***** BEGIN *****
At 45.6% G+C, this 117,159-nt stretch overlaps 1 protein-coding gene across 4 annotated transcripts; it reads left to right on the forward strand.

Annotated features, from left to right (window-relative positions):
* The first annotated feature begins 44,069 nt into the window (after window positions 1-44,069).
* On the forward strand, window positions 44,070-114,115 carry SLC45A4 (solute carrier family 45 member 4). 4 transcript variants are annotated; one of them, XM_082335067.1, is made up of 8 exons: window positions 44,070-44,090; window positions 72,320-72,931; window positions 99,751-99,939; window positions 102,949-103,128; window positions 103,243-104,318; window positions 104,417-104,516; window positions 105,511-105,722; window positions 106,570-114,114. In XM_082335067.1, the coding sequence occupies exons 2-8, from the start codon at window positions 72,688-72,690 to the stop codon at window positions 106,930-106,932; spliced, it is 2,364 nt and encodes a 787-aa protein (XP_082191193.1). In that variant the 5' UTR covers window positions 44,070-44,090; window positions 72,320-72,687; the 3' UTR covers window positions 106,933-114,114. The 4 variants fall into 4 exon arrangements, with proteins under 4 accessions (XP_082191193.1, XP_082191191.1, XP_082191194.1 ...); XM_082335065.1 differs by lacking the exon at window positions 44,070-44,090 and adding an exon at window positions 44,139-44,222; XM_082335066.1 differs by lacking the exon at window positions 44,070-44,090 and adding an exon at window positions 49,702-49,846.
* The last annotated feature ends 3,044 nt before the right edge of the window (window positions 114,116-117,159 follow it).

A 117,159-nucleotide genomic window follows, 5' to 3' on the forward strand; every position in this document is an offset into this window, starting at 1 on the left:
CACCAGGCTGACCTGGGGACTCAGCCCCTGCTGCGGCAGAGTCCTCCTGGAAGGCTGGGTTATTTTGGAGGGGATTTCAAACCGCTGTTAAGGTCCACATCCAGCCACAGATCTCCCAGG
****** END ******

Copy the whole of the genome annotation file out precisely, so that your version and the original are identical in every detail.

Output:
At 45.6% G+C, this 117,159-nt stretch overlaps 1 protein-coding gene across 4 annotated transcripts; it reads left to right on the forward strand.

Annotated features, from left to right (window-relative positions):
* The first annotated feature begins 44,069 nt into the window (after window positions 1-44,069).
* On the forward strand, window positions 44,070-114,115 carry SLC45A4 (solute carrier family 45 member 4). 4 transcript variants are annotated; one of them, XM_082335067.1, is made up of 8 exons: window positions 44,070-44,090; window positions 72,320-72,931; window positions 99,751-99,939; window positions 102,949-103,128; window positions 103,243-104,318; window positions 104,417-104,516; window positions 105,511-105,722; window positions 106,570-114,114. In XM_082335067.1, the coding sequence occupies exons 2-8, from the start codon at window positions 72,688-72,690 to the stop codon at window positions 106,930-106,932; spliced, it is 2,364 nt and encodes a 787-aa protein (XP_082191193.1). In that variant the 5' UTR covers window positions 44,070-44,090; window positions 72,320-72,687; the 3' UTR covers window positions 106,933-114,114. The 4 variants fall into 4 exon arrangements, with proteins under 4 accessions (XP_082191193.1, XP_082191191.1, XP_082191194.1 ...); XM_082335065.1 differs by lacking the exon at window positions 44,070-44,090 and adding an exon at window positions 44,139-44,222; XM_082335066.1 differs by lacking the exon at window positions 44,070-44,090 and adding an exon at window positions 49,702-49,846.
* The last annotated feature ends 3,044 nt before the right edge of the window (window positions 114,116-117,159 follow it).

A 117,159-nucleotide genomic window follows, 5' to 3' on the forward strand; every position in this document is an offset into this window, starting at 1 on the left:
CACCAGGCTGACCTGGGGACTCAGCCCCTGCTGCGGCAGAGTCCTCCTGGAAGGCTGGGTTATTTTGGAGGGGATTTCAAACCGCTGTTAAGGTCCACATCCAGCCACAGATCTCCCAGG